Table 1 

The clinical characteristics analysis in included 31 cervical cancer patients

VariableNumberHCP5 expressionP-value
High (25)Low (6)
≤ 40 years12930.6526
> 40 years19163
Tumor size
≤ 4 cm14860.0041**
> 4 cm17170
Differentiation grade
FIGO stage
III + IV871


 Figure 1 

HCP5 was upregulated in cervical cancer. (a) Venn diagram of LncRNAs upregulated and LncRNA associated with poor prognosis in patients with cervical cancer. (b, c) The roles of 4 hub LncRNAs in 46 malignant tumors based on the lncar database. (d) The expression levels of HCP5 in the cancerous tissues and adjacent tissues from 31 cervical cancer specimens. ns, not significant; *P < 0.05, **P < 0.01, ***P<0.001.

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 Figure 2 

HCP5 enhances the proliferation, migration, and clone formation of cervical cancer cells. (a) The effect of HCP5 knockdown and overexpression in SiHa and HeLa cells by the transduction of the corresponding lentivirus. (b) CCK8 assay was used to assess the proliferative capacity of SiHa and HeLa cells at 24h, 48h, and 72h after knockdown or overexpression of HCP5. (c, d) Transwell assay was perfomed to detect the migration ability of SiHa and HeLa cells with knockdown or overexpression of HCP5 after being seeded in the upper chamber of Transwell for 24h. (e, f) Clone formation images of cells in SiHa and HeLa with knockdown or overexpression of HCP5. lv-shcon represents control of knockdown model of HCP5, lv-shhcp5 represents the knockdown model of HCP5, lv-con represents control of overexpression model of HCP5, lv-hcp5 represents overexpression model of HCP5. All the experiments were performed three times in duplicate. The data were presented as mean ± SD. **P<0.01, ***P<0.001, ****P<0.0001.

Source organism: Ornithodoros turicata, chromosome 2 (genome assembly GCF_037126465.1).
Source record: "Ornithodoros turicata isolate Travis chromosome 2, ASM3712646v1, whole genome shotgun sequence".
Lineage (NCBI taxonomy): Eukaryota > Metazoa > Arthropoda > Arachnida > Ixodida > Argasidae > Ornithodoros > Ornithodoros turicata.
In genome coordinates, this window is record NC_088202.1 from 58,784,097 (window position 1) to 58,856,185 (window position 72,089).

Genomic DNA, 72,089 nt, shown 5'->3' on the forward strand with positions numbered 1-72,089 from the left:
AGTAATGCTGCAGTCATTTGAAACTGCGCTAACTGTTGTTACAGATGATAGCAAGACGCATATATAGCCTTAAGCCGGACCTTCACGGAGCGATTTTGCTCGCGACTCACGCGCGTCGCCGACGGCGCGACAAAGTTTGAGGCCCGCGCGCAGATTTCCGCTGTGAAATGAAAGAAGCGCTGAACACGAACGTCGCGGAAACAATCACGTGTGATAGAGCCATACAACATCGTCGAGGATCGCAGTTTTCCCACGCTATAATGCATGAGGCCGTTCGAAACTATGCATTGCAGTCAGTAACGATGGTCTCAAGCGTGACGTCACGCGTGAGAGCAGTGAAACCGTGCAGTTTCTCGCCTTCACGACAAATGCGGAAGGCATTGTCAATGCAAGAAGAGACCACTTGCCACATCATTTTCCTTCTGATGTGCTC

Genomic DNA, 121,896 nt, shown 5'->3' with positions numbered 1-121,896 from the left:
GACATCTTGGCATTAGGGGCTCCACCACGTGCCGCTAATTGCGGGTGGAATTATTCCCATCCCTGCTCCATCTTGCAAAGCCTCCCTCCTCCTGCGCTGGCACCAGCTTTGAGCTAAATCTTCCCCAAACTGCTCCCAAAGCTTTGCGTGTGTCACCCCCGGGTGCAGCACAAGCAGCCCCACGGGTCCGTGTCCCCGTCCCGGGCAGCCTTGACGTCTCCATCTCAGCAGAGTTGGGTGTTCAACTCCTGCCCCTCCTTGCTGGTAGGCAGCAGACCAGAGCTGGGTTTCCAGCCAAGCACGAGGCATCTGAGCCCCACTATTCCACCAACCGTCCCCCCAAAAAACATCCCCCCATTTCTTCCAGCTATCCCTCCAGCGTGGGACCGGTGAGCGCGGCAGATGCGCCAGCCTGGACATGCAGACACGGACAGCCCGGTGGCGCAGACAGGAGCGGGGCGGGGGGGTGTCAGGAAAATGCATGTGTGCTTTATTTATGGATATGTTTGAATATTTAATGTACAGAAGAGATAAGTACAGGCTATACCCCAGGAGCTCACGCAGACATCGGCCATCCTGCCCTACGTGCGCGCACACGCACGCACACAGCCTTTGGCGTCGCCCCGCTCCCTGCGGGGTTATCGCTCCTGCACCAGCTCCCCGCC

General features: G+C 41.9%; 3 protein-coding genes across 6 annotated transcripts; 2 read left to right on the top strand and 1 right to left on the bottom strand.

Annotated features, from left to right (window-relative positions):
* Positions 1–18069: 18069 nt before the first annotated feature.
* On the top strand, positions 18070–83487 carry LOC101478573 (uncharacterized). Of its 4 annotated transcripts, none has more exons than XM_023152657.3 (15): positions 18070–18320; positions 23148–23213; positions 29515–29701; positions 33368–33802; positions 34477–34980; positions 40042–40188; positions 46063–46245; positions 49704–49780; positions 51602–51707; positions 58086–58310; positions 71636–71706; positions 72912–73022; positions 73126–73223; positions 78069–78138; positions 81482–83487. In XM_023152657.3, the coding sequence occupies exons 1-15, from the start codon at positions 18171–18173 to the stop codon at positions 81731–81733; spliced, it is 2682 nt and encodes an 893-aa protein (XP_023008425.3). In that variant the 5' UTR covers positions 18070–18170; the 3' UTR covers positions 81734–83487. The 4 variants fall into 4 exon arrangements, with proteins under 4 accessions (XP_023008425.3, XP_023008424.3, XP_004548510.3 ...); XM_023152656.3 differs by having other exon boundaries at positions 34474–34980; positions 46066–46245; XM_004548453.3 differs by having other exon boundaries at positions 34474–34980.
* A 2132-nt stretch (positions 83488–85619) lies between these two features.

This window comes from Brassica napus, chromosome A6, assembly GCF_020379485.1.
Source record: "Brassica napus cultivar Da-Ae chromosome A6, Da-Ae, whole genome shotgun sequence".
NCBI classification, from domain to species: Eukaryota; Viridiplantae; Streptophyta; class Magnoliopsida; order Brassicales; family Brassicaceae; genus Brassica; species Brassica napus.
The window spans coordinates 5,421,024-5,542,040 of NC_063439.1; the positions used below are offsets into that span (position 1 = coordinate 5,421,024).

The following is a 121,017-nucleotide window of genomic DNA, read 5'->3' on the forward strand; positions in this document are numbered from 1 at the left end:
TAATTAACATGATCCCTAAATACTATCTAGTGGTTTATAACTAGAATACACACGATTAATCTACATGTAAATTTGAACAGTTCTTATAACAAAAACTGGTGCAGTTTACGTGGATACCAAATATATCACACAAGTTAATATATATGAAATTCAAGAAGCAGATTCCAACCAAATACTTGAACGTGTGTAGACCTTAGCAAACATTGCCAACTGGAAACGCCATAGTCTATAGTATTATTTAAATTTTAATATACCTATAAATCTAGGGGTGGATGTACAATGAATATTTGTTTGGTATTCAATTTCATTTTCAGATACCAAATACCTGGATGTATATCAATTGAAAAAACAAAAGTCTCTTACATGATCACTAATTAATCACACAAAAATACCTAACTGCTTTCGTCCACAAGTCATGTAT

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HCP5 enhanced the proliferation and migration of cervical cancer cells

To further investigate the role of HPC5 in cervical cancer cells, HCP5 knockdown and overexpression models of SiHa and HeLa cells were constructed by the transduction of the corresponding lentivirus. The RT-qPCR results showed that stable HCP5 overexpression cervical cancer cells (lv-hcp5) and stable HCP5 knockdown cervical cancer cells (lv-shhcp5) were established (Figure 2a). Next, CCK8, Transwell, and clone formation assays were performed. The CCK8 experiment showed that overexpression of HCP5 promoted the proliferative ability of SiHa and HeLa cells. In contrast, these cells grew relatively slowly after HCP5 down-regulation (Figure 2b). Besides, Transwell assay also indicated that overexpression of HCP5 enhanced Siha and HeLa cells migration compared with the control cells (Figure 2c), while, knockdown of HCP5 inhibited the migratory ability of SiHa and HeLa cells relative to control cells (Figure 2d). Consistent with the results above, clone formation assay revealed that overexpression of HCP5 accelerated the clone formation of the cells (Figure 2e), while knockdown of HCP5 resulted in minimal clone formation (Figure 2f). These data indicated that HCP5 promoted cell proliferation and migration in cervical cancer cells.

 Figure 3 

Expression of miR-216a-5p and CDC42 is regulated by HCP5 in SiHa and HeLa cells. (a, b and c, d) The RT-qPCR assay was used to analyze the relative gene expression of miR-216a-5p and CDC42 in SiHa and HeLa cells after overexpression or knockdown of HCP5. (e, f) Western Blot assay was performed to assess the expression of CDC42 protein in the established cells. All the experiments were performed three times in duplicate. The data were presented as mean ± SD. **P<0.01, ***P<0.001, ****P<0.0001.

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MiR-216a-5p and the target gene CDC42 were regulated by HCP5